18. #18
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    Isn't it about this stage in the thread where someone posts the Q&P?

    OK , I'll do it ...



    ... Thom
    Last edited by galibier_numero_un; 05-12-2019 at 12:21 AM.
    Galibier Design
    crafting technology in service of music

  19. #19
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    I love that vid. Good bump. Rip Doug

  20. #20
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    Quote Originally Posted by galibier_numero_un View Post
    Isn't it about this stage in the thread where someone posts the Q&P?

    OK , I'll do it ...

    https://youtu.be/Wi4N4duxwgk

    ... Thom
    Well, it was posted about 12 hrs ago(post#2), but who's countin'. Thread can always use more Doug.

  21. #21
    Join Date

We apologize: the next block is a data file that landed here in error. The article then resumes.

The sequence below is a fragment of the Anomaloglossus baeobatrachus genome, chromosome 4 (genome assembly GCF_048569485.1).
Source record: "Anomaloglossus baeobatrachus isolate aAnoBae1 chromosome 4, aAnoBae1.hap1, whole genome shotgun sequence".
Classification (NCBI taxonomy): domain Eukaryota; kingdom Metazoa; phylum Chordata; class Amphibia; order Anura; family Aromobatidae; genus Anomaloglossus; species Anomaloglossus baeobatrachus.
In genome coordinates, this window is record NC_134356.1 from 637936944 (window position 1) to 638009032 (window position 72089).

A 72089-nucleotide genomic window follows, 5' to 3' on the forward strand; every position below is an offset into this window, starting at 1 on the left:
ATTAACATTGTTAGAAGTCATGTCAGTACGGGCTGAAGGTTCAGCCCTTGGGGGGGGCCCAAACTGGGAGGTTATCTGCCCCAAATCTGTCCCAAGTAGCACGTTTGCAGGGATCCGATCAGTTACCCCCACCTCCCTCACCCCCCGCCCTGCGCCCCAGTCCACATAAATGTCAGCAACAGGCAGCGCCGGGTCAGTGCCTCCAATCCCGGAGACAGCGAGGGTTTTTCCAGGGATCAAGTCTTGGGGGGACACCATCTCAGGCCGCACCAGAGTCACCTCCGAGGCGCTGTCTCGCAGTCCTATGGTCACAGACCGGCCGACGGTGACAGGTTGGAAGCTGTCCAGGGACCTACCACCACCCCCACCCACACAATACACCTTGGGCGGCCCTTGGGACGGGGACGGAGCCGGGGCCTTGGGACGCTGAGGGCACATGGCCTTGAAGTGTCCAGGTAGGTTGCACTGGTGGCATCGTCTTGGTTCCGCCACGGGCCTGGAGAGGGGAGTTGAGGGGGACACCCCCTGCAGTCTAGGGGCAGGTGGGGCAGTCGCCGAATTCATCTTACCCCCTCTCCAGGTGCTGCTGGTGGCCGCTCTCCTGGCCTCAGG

Oct 2014
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    Where do you ski
    Quote Originally Posted by robertrs View Post
    Pacman
    I will go in order of your steps with my comments.
    Step 1 No need to use a gummi if you are going to touch the edges with a diamond or file. Never by hand use the guide we are talking about the difference between a degree, you are not that steady to hold a degree for the length of the ski.

    I do not do anything to the bottom edge, correctly done only the metal edge has a bevel, the first time you use your guide with a file or diamond you will be removing ptex and beveling the petex not just edge. If your bottom edge needs attention take it to a shop for a base grind. The base bevel is important, you do not want to make it wider (across the petex).
    I do not know of any side edge file guides that come in 1/2 degrees that is 1.5, 2.5, I realize you can set an adjustable side edge tool to 1.5, I would settle on 1 degree base and 2 degrees side, those are wide skis that hopefully you will be using on soft snow not ice!